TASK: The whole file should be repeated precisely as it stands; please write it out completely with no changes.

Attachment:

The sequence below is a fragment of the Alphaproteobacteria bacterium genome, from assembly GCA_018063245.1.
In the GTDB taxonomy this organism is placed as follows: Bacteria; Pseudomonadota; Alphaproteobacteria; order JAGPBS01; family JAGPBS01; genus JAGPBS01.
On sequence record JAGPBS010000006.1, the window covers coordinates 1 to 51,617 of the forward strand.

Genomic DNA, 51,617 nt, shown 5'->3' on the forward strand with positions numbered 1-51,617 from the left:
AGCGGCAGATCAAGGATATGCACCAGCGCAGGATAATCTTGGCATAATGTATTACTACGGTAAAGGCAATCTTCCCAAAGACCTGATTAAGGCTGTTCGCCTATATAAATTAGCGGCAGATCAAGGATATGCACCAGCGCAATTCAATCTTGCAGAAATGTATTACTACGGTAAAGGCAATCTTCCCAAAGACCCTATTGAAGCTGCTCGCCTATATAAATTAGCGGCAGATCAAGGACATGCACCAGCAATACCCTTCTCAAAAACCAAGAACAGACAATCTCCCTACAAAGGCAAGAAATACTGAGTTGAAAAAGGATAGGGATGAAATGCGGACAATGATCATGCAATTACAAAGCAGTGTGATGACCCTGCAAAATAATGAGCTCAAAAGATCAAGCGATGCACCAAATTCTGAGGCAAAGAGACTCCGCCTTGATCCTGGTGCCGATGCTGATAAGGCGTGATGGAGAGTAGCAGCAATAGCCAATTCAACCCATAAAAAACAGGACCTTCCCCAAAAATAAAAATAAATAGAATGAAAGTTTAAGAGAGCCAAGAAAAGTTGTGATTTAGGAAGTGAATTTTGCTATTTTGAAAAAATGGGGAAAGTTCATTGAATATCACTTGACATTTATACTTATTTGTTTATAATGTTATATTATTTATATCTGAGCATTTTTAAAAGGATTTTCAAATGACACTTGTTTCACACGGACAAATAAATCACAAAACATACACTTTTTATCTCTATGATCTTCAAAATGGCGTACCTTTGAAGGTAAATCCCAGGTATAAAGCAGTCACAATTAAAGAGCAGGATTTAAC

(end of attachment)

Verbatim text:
The sequence below is a fragment of the Alphaproteobacteria bacterium genome, from assembly GCA_018063245.1.
In the GTDB taxonomy this organism is placed as follows: Bacteria; Pseudomonadota; Alphaproteobacteria; order JAGPBS01; family JAGPBS01; genus JAGPBS01.
On sequence record JAGPBS010000006.1, the window covers coordinates 1 to 51,617 of the forward strand.

Genomic DNA, 51,617 nt, shown 5'->3' on the forward strand with positions numbered 1-51,617 from the left:
AGCGGCAGATCAAGGATATGCACCAGCGCAGGATAATCTTGGCATAATGTATTACTACGGTAAAGGCAATCTTCCCAAAGACCTGATTAAGGCTGTTCGCCTATATAAATTAGCGGCAGATCAAGGATATGCACCAGCGCAATTCAATCTTGCAGAAATGTATTACTACGGTAAAGGCAATCTTCCCAAAGACCCTATTGAAGCTGCTCGCCTATATAAATTAGCGGCAGATCAAGGACATGCACCAGCAATACCCTTCTCAAAAACCAAGAACAGACAATCTCCCTACAAAGGCAAGAAATACTGAGTTGAAAAAGGATAGGGATGAAATGCGGACAATGATCATGCAATTACAAAGCAGTGTGATGACCCTGCAAAATAATGAGCTCAAAAGATCAAGCGATGCACCAAATTCTGAGGCAAAGAGACTCCGCCTTGATCCTGGTGCCGATGCTGATAAGGCGTGATGGAGAGTAGCAGCAATAGCCAATTCAACCCATAAAAAACAGGACCTTCCCCAAAAATAAAAATAAATAGAATGAAAGTTTAAGAGAGCCAAGAAAAGTTGTGATTTAGGAAGTGAATTTTGCTATTTTGAAAAAATGGGGAAAGTTCATTGAATATCACTTGACATTTATACTTATTTGTTTATAATGTTATATTATTTATATCTGAGCATTTTTAAAAGGATTTTCAAATGACACTTGTTTCACACGGACAAATAAATCACAAAACATACACTTTTTATCTCTATGATCTTCAAAATGGCGTACCTTTGAAGGTAAATCCCAGGTATAAAGCAGTCACAATTAAAGAGCAGGATTTAAC